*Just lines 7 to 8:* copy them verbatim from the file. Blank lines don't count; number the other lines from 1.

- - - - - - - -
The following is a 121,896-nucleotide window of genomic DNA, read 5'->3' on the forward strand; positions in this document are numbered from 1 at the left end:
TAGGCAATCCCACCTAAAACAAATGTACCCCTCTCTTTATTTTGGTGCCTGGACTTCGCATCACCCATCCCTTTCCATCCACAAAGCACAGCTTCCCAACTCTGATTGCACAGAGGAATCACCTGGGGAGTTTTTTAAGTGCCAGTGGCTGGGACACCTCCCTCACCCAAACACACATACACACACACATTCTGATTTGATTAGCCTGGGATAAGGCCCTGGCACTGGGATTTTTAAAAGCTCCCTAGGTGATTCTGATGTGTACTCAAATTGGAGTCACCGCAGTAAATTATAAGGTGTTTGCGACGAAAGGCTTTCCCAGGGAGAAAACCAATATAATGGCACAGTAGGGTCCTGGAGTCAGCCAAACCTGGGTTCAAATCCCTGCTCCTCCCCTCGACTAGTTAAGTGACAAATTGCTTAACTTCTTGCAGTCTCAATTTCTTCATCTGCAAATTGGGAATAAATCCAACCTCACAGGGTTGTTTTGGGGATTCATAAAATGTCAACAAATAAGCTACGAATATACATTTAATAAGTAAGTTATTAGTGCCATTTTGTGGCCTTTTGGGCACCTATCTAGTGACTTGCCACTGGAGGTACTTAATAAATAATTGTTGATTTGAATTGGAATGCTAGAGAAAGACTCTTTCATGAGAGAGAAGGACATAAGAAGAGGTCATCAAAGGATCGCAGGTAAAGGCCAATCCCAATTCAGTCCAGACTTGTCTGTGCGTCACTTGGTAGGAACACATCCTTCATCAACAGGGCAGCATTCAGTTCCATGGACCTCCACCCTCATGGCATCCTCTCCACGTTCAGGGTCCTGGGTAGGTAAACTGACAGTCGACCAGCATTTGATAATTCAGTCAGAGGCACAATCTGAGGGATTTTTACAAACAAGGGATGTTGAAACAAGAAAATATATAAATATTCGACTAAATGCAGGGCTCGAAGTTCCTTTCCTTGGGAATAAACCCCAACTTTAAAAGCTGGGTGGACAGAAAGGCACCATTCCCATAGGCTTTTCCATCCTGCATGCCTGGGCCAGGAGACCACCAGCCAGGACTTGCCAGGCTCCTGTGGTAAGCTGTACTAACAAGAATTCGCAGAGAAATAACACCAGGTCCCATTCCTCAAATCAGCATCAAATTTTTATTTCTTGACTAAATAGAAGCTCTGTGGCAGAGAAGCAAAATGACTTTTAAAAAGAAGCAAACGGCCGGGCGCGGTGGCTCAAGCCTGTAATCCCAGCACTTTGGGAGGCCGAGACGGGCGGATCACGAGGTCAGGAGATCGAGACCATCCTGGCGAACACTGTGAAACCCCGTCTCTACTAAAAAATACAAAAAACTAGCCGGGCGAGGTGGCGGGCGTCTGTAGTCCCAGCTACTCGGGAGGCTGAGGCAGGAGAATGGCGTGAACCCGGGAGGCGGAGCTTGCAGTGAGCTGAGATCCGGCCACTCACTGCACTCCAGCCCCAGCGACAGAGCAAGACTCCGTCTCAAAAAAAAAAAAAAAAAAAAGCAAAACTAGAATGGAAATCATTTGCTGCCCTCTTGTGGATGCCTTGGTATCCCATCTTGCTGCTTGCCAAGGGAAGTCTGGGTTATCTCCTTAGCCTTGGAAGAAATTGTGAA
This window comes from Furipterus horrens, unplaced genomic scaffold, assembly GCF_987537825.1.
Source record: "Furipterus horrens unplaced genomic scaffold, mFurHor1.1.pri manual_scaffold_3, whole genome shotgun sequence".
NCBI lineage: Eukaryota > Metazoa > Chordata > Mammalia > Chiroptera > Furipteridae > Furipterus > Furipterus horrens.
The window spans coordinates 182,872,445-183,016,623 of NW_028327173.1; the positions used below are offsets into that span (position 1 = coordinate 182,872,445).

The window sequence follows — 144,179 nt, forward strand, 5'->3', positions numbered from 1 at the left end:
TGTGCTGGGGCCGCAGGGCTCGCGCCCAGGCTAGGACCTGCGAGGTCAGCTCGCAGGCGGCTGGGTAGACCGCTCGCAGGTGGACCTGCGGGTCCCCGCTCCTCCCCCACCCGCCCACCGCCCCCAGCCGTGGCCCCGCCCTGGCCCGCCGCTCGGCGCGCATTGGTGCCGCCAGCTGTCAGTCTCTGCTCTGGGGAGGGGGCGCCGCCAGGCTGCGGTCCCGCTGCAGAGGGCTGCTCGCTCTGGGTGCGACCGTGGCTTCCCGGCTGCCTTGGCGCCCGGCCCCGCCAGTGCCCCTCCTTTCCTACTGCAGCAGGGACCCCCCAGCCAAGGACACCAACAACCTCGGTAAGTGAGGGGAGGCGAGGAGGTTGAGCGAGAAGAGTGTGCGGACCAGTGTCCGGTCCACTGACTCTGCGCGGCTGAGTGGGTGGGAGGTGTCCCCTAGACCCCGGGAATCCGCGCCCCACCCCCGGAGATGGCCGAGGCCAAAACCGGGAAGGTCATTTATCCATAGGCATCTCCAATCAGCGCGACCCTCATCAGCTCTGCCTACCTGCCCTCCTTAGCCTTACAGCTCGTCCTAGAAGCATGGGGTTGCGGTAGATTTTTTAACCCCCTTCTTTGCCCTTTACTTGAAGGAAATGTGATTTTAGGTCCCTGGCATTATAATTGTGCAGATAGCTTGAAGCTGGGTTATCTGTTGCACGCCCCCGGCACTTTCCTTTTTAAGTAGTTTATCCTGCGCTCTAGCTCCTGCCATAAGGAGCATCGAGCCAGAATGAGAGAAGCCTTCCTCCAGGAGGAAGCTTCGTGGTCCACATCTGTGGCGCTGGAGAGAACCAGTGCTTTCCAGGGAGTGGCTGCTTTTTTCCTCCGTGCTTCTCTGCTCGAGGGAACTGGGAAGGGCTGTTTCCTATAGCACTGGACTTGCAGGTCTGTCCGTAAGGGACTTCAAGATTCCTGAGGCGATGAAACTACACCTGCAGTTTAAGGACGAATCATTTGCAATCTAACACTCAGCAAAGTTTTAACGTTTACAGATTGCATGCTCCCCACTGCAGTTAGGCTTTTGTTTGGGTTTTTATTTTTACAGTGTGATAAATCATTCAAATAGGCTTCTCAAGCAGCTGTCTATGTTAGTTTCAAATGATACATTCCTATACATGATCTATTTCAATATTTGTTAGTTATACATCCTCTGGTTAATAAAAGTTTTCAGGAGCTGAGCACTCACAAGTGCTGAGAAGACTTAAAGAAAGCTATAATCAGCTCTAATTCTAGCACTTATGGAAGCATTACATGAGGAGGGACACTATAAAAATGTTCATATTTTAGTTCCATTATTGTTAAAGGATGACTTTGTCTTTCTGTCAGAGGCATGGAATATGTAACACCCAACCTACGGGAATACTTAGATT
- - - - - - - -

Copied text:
The window sequence follows — 144,179 nt, forward strand, 5'->3', positions numbered from 1 at the left end:
TGTGCTGGGGCCGCAGGGCTCGCGCCCAGGCTAGGACCTGCGAGGTCAGCTCGCAGGCGGCTGGGTAGACCGCTCGCAGGTGGACCTGCGGGTCCCCGCTCCTCCCCCACCCGCCCACCGCCCCCAGCCGTGGCCCCGCCCTGGCCCGCCGCTCGGCGCGCATTGGTGCCGCCAGCTGTCAGTCTCTGCTCTGGGGAGGGGGCGCCGCCAGGCTGCGGTCCCGCTGCAGAGGGCTGCTCGCTCTGGGTGCGACCGTGGCTTCCCGGCTGCCTTGGCGCCCGGCCCCGCCAGTGCCCCTCCTTTCCTACTGCAGCAGGGACCCCCCAGCCAAGGACACCAACAACCTCGGTAAGTGAGGGGAGGCGAGGAGGTTGAGCGAGAAGAGTGTGCGGACCAGTGTCCGGTCCACTGACTCTGCGCGGCTGAGTGGGTGGGAGGTGTCCCCTAGACCCCGGGAATCCGCGCCCCACCCCCGGAGATGGCCGAGGCCAAAACCGGGAAGGTCATTTATCCATAGGCATCTCCAATCAGCGCGACCCTCATCAGCTCTGCCTACCTGCCCTCCTTAGCCTTACAGCTCGTCCTAGAAGCATGGGGTTGCGGTAGATTTTTTAACCCCCTTCTTTGCCCTTTACTTGAAGGAAATGTGATTTTAGGTCCCTGGCATTATAATTGTGCAGATAGCTTGAAGCTGGGTTATCTGTTGCACGCCCCCGGCACTTTCCTTTTTAAGTAGTTTATCCTGCGCTCTAGCTCCTGCCATAAGGAGCATCGAGCCAGAATGAGAGAAGCCTTCCTCCAGGAGGAAGCTTCGTGGTCCACATCTGTGGCGCTGGAGAGAACCAGTGCTTTCCAGGGAGTGGCTGCTTTTTTCCTCCGTGCTTCTCTGCTCGAGGGAACTGGGAAGGGCTGTTTCCTATAGCACTGGACTTGCAGGTCTGTCCGTAAGGGACTTCAAGATTCCTGAGGCGATGAAACTACACCTGCAGTTTAAGGACGAATCATTTGCAATCTAACACTCAGCAAAGTTTTAACGTTTACAGATTGCATGCTCCCCACTGCAGTTAGGCTTTTGTTTGGGTTTTTATTTTTACAGTGTGATAAATCATTCAAATAGGCTTCTCAAGCAGCTGTCTATGTTAGTTTCAAATGATACATTCCTATACATGATCTATTTCAATATTTGTTAGTTATACATCCTCTGGTTAATAAAAGTTTTCAGGAGCTGAGCACTCACAAGTGCTGAGAAGACTTAAAGAAAGCTATAATCAGCTCTAATTCTAGCACTTATGGAAGCATTACATGAGGAGGGACACTATAAAAATGTTCATATTTTAGTTCCATTATTGTTAAAGGATGACTTTGTCTTTCTGTCAGAGGCATGGAATATGTAACACCCAACCTACGGGAATACTTAGATT